Vorzel and Lviv, Ukraine
Deep in a pine forest in Ukraine’s Bucha district, a bumpy dirt road dead-ends in a small tidy cemetery. There, a figure dressed in black, her head covered with a scarf, hunches over a fresh mound of dirt blanketed in flowers and adorned with a picture of a small girl. Her body begins to shake. Then her sobs pierce the quiet of the forest.
“I wish I could trade places with her,” says 68-year-old grandmother, Galina, from Vorzel, a small village in Ukraine’s Bucha district.
The grave holds the body of her seven-year-old granddaughter Anastasia, who was murdered as the family tried to escape the Russian invasion of their village. Galina says the pair – along with six more children and two other adults, all family members – had packed into a car and were driving down a two-lane highway when a Russian sniper fired at their vehicle from the woods.
“On the first strike, he shot through the front window and my granddaughter started to scream. The next shot our car stopped and then again, they shot at us. Anastasia whimpered,” Galina, who only gave CNN her first name, says. “I started to cry and children were scared. They were all screaming.”
When the screaming and panic ended, sorrow washed over the family with the realization Anastasia had been shot dead. Her sister Lida, 11, was also badly wounded.
“I asked the soldier (to) help us. I was begging them saying, ‘Don’t you have kids of your own?’” Galina says.
“We did nothing to them. We lived our life. We didn’t attack anyone … It was them to attack us. They didn’t care if there was a kid or grandmothers or grandfathers. They didn’t care. And still don’t care,” she adds.
This scenario is exactly what the family was trying to escape. They were well aware of the Russian soldiers who had rolled into their village in March, snuffing out humans as casually as cigarettes and then leaving the bodies carelessly scattered along the sides of the roads.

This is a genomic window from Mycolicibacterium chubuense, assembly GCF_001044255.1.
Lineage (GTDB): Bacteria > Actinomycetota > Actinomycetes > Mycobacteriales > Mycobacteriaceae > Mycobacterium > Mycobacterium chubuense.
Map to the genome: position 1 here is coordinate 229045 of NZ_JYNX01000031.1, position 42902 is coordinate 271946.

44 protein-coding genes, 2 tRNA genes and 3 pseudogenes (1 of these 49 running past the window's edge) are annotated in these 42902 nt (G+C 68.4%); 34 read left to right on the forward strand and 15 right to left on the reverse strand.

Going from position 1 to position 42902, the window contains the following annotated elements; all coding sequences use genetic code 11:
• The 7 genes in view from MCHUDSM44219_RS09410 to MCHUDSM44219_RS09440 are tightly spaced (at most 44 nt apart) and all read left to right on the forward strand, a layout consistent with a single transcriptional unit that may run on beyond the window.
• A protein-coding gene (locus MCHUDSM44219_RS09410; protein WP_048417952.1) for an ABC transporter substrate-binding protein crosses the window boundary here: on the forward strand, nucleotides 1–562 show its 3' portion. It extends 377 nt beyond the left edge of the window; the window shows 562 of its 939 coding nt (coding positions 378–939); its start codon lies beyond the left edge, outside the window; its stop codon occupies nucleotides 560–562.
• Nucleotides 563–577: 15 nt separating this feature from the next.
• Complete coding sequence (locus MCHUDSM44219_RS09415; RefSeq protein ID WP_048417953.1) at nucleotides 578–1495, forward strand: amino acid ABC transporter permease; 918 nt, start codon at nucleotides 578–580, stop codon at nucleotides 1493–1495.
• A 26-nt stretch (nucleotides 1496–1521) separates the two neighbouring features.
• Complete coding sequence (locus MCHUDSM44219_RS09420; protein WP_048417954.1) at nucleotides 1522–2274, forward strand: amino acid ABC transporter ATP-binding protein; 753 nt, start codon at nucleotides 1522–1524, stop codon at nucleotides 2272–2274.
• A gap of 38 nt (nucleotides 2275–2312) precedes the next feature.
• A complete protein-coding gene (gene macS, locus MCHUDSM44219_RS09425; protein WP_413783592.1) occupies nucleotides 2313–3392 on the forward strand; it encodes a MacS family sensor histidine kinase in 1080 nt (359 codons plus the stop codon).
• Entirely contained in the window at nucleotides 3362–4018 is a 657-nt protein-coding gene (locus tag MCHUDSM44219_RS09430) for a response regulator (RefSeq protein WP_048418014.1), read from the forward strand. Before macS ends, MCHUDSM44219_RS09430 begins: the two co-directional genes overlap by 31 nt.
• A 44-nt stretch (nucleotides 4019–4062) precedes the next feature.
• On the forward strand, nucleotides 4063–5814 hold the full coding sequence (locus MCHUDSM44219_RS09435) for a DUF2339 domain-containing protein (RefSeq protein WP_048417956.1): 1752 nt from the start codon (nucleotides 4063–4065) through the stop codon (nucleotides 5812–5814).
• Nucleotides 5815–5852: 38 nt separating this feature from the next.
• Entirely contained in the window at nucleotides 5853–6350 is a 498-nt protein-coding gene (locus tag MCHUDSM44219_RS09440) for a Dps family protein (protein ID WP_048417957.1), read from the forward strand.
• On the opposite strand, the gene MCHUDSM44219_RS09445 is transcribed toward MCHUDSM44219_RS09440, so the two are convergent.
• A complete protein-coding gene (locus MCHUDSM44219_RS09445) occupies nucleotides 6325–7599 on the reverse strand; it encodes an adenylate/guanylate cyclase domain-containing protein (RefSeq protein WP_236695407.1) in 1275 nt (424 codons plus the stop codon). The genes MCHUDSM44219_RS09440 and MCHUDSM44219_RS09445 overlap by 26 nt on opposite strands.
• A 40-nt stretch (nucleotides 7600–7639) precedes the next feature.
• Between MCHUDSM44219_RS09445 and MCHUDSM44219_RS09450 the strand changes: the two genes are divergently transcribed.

The true scale of Russia’s monthlong occupation of Bucha is yet to be fully understood – but the picture emerging from it has shocked the world.
Russia has flatly refused to accept responsibility for the atrocities emanating from Bucha and other districts surrounding Kyiv since its troops made a hasty retreat in late March after failing to encircle the capital. Instead, the Kremlin has repeatedly claimed – without evidence – that the numerous reports of indiscriminate killings, mass graves, disappearances and looting are “fake” and part of a “planned media campaign.”
Ukrainian investigators are keen to hear accounts like Galina’s as they investigate potential war crimes in the Bucha district and across Ukraine.
The country’s President Volodymyr Zelensky says 220 Ukrainian children have died since Russian troops flooded across the borders on February 24. Meanwhile, in the Bucha district alone, the local prosecutor Roman Kravchenko tells CNN at least 31 children have been killed and at least 19 others injured.
Not far from Anastasia’s final resting place lies another young victim of the unnecessary war: 15-year-old Anna Mishenko along with her mother, Tamila Mishenko. Both were shot and burned to death in their car after encountering Russian tanks outside a shopping center as they also tried to flee Bucha, according to their family.
Relatives and friends searched for days after the two went missing. Eventually, they were identified through the car’s registration plate and the small ring Anna wore on her finger, according to cemetery director and family friend, Anna Kalinichenko.
Dasha Markina, 14, remembers her schoolmate as a “ray of light” and someone who was “always looking at the world with a smile.”
“She was a good student, she spoke English well, and she could paint amazingly,” Markina says, proudly showing her friend’s photograph from a recent yearbook.
“It’s too bad that such a wonderful person doesn’t exist anymore. She was always happy to communicate and to make new friends,” she adds.
With a mix of anguish and frustration in her voice, Markina says, “They just wanted to save themselves and just were shot. Just because Russians wanted to do so. Those bastards don’t know why they came here but they had fun doing it.”
For Kalinichenko, the toll of the recent weeks is etched across her face. She’s seen too much death, seen too many fresh graves, and tried to support too many families.
“The Russians would not let them bury loved ones at the cemetery. People had to bury them in their own yards first … then later at the cemetery,” she explains, adding that the act of having to bury loved ones twice has prolonged the trauma and grief for so many.
“I’ve never buried such a big number of people,” she laments. “All those people loved their lives, lived their lives … We are Ukrainians, it’s our land. It doesn’t have to be like this.
Asked if these deaths constituted war crimes, Kalinichenko answers without hesitation: “War crimes that will never be forgiven. Neither in Heaven nor on Earth. They must be burned in hell.”